This idea of additional success without working for it created a paradigm shift in my way of thinking. I realized that it actually is possible to get something for nothing. From then on I tried to work smarter, not harder.

The only disadvantage of saving earlier is you have to delay your spending. But Stacy’s early start rewarded her with an extra $673,000 at retirement. So I think that far outweighs the downside of spending a little less in early adulthood.

After this epiphany in economics class I decided to follow in Stacy’s footsteps and invest as early as possible. I didn’t know what profession I would end up in. I wasn’t sure how much income I would earn. But I was certain that whatever money I do make, I would put away at least $2,000 a year.

 

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Apr 062020
 

Monitoring the Outbreak

Over a million confirmed people have been infected by the virus. Many countries are starting to see the curve flatten so maybe the worst is behind us. Even so, we should continue to practice physical distancing and regular hand washing. Make sure to stock up on food that won’t spoil quickly. Lately I’ve been telling my friends about the health benefits of eating dried grapes. It’s all about raisin awareness. 😎

Investment Performance

The TSX dropped 18% in March. In the U.S. the Dow Jones fell by 14%. It has been the worst Q1 ever in U.S. stock market history. Ouch. But that’s why we diversify. πŸ™‚ On March 1st only 40% of my assets were tied up in the stock market. I’ve also been buying companies at their recently reduced prices which lowers my overall entry cost. Furthermore, a higher U.S. dollar has resulted in certain parts of my portfolio making gains this month. As a result, my net worth only fell by 5.3% in March. I’m disappointed to see my net worth decline three months in a row. But it could have been a lot worse.

I’m expecting more volatility ahead. Just three trading days into April and the stock market is already down 4%. Oof.

On the bright side I am able to work from home so my job income isn’t at risk. And since interest rates have been slashed 1.5% I’m saving thousands of dollars annually on my mortgage and margin debt compared to last year.

Liquid’s Financial Update March 2020

*Side Incomes: = $4,800

  • Part time job =$600
  • Freelance = $200
  • Dividends =$1200
  • Interest = $1000
  • Rent = $1,800

*Discretionary Spending: = $1,600

  • Food = $300
  • Miscellaneous = $400
  • Interest expense = $900

*Net Worth: (Ξ”MoM)

  • Total Assets: = $1,455,700 (-$55,400)Β 
  • Cash = $42,500 (-111,000)
  • Canadian stocks = $266,000 (+56,700)
  • U.S. stocks = $128,300 (-5,200)
  • U.K. stocks = $17,800 (-2900)
  • Retirement = $150,100 (+10,500)
  • Mortgage Funds = $33,900 (-3800)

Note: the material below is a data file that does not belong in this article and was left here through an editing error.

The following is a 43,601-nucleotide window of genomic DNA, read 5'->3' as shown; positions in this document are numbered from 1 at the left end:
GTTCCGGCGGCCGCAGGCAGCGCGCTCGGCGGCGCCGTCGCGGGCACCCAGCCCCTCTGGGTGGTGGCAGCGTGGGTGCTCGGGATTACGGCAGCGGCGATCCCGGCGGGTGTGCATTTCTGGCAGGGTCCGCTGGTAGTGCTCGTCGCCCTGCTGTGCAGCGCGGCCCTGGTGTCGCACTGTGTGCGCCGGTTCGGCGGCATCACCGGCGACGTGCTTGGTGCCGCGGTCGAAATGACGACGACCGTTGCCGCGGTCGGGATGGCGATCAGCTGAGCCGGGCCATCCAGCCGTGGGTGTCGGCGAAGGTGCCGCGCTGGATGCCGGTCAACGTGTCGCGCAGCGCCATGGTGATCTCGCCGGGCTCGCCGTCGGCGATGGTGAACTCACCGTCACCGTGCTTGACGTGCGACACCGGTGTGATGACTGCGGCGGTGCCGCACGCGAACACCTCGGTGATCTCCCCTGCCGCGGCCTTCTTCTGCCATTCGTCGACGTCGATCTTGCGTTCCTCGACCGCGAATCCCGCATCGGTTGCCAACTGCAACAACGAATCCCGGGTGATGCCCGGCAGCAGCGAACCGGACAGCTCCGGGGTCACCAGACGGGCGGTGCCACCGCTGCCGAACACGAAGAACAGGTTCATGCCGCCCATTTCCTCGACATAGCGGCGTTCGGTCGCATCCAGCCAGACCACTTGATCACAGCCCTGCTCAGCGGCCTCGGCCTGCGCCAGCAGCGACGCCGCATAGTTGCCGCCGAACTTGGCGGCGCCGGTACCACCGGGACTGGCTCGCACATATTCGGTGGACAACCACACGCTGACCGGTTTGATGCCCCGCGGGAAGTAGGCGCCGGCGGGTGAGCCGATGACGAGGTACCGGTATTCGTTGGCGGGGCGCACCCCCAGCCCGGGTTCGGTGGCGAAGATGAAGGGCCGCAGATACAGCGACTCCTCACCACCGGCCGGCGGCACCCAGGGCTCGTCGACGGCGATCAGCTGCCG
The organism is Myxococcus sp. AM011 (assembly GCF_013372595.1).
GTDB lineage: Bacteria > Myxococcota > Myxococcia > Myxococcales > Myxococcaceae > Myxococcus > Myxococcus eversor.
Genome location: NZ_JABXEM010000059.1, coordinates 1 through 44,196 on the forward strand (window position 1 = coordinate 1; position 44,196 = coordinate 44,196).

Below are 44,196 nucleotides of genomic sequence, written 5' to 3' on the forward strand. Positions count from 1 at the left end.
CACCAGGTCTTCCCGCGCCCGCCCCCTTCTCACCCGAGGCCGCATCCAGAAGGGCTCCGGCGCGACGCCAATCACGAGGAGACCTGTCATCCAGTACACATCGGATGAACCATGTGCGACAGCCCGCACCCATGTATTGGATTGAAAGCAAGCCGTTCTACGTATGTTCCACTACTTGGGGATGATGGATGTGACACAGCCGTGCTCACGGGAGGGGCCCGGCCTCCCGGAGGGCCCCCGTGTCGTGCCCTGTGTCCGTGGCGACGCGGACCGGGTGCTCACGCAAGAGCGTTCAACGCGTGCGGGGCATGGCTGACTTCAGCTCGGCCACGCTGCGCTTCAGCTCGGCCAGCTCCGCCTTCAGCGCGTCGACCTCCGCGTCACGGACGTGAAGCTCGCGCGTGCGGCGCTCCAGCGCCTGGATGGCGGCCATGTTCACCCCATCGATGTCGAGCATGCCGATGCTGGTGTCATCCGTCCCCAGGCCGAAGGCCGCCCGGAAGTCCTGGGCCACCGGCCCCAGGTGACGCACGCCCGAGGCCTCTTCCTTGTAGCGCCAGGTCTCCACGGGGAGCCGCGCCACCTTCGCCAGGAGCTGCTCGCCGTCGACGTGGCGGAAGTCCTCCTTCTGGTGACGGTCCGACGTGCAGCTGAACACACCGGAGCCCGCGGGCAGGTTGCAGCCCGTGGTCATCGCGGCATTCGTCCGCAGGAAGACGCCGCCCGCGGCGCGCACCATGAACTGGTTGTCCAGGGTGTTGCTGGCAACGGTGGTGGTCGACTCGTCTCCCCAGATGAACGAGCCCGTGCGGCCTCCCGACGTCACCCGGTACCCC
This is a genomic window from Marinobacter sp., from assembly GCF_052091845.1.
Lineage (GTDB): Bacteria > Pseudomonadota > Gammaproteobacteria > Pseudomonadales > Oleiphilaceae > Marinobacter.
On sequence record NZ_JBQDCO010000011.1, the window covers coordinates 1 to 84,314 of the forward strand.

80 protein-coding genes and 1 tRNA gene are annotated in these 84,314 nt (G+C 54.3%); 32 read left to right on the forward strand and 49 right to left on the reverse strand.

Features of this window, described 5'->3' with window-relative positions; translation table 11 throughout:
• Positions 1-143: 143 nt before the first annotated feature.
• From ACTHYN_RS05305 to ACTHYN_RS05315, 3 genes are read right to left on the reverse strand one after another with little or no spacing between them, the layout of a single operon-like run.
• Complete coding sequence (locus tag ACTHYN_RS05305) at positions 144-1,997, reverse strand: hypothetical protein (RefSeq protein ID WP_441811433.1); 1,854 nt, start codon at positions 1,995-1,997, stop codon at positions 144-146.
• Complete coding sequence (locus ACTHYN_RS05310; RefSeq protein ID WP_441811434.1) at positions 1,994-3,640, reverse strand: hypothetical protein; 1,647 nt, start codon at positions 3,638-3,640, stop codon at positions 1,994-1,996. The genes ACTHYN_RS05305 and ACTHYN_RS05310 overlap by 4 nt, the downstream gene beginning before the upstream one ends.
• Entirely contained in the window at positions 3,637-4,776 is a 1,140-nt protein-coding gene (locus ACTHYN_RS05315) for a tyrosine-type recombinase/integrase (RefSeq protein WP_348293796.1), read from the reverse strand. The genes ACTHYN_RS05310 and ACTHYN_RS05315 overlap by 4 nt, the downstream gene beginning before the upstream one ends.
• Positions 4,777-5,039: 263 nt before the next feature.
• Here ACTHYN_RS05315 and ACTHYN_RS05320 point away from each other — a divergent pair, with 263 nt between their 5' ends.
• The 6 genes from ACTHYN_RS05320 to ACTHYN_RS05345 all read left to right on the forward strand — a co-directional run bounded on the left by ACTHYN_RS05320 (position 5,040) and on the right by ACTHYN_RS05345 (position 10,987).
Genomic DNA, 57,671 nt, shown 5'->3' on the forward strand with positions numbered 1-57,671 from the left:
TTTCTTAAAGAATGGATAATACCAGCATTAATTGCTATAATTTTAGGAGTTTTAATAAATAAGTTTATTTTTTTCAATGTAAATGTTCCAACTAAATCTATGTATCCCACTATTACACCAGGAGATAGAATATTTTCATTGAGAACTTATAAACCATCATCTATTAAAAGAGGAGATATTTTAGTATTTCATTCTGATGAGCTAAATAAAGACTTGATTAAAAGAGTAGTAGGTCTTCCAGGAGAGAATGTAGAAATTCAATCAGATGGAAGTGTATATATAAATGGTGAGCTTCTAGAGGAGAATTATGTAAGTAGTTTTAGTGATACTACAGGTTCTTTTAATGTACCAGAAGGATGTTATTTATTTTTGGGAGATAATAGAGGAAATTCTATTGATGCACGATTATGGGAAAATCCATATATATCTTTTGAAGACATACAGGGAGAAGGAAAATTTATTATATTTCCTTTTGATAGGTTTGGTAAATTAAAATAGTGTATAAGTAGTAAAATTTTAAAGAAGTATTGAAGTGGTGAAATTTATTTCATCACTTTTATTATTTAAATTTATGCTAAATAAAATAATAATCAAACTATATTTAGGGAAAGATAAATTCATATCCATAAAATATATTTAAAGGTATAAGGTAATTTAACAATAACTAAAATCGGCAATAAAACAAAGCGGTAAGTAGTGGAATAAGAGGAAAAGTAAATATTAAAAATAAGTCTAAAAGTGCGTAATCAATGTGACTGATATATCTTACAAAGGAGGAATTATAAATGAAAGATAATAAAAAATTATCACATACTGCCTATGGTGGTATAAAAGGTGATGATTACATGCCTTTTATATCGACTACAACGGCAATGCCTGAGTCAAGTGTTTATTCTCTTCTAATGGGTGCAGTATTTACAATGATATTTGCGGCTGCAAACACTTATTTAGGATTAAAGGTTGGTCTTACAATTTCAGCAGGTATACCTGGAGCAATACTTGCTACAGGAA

• P2P Lending = $36,100 (+300)
  • Home = $331,000 (assessed land value)
  • Rental Unit = $450,000 (2020 purchase price)
  • Total Debts: = $529,400 (-3,800)
  • Home Mortgage = $182,900 (-1500)
  • Rental Property Mortgage = $314,300 (-700)
  • Margin Loans = $32,200 (-1600)

*Total Net Worth = $926,300 (-$51,600 / -5.3%)
All numbers are in $CDN at 0.71/USD

 

Rebalancing

I’m happy overall with my diversification strategy. But due to the recent correction I only have 34% of my assets in the stock market. I would like to increase this back up to 40% of my asset allocation. So for the near future I will be looking at investing my savings into equities, primarily blue chip Canadian companies that pay dividends. πŸ™‚ Here’s a pie chart showing the breakdown of my assets today.

Some people might be concerned to discover that Vancouver real estate makes up half of my total asset’s value. Doesn’t that seem a little risky? I have heard that real estate here is overpriced and we are due for a major correction any day now. But then I crunched the numbers for myself. Compared to alternatives, I realized that Vancouver home prices were actually justified which I discussed in detail last month. That’s why in December last year I bought real estate instead of stocks.

But of course these days the equity market is down 25% from the peak. So that’s why recently I’ve been loading up on high quality stocks at discounted prices, increasing my forward dividend income by over $7,000 a year.

And I’m not the only one shopping around these days. Other personal finance bloggers such as genymoney.ca have been loading up on dividend stocks as well. She increased her annual dividend income by 75% year over year.Β When assets go on sale, you buy more. πŸ™‚ It’s about finding bargains in a financial world that’s constantly changing. When the stock market’s P/E ratio eventually expands again, those who bought into the downturn will be glad they did. πŸ˜‰

 

Buy low, sell high and hold

A reliable path to reach financial independence is to build a stream of passive income to pay for all living expenses. No matter if it’s real estate, dividend stocks, or bonds – the basic premise is to buy income generating assets. Then simply hold them for their investment income. Re-invest the proceeds over time and investors will be greatly rewarded for being patient.Β  You don’t need a lot to get started. But you have to start to end up with a lot. πŸ˜‰

 

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Random Useless Fact:

No one was safe from the 1918 flu pandemic. No one.

Feb 172020
 

What should your net worth be?

Author Thomas J. Stanley, first published his Wealth Equation in the book, Marketing to the Affluent. He states that your household’s net worth should equal 10% of the age of the primary breadwinner times your household’s annual realized income.
So your expected net worth = (Age)x(0.1)x(Income)

If you are in the Balance Sheet Affluent category, also known as “prodigious accumulators of wealth”, then your net worth should be twice the expected value.

In short, you will be considered affluent if your net worth is 2x the expected result based on this equation. πŸ™‚ This is not a perfect indicator of affluence as it usually becomes easier to accumulate wealth as people progress further in their careers. But it’s a good place to start looking at how you measure up to others in similar situations. Give the Stanley Wealth Equation a try for yourself and see where you land. πŸ™‚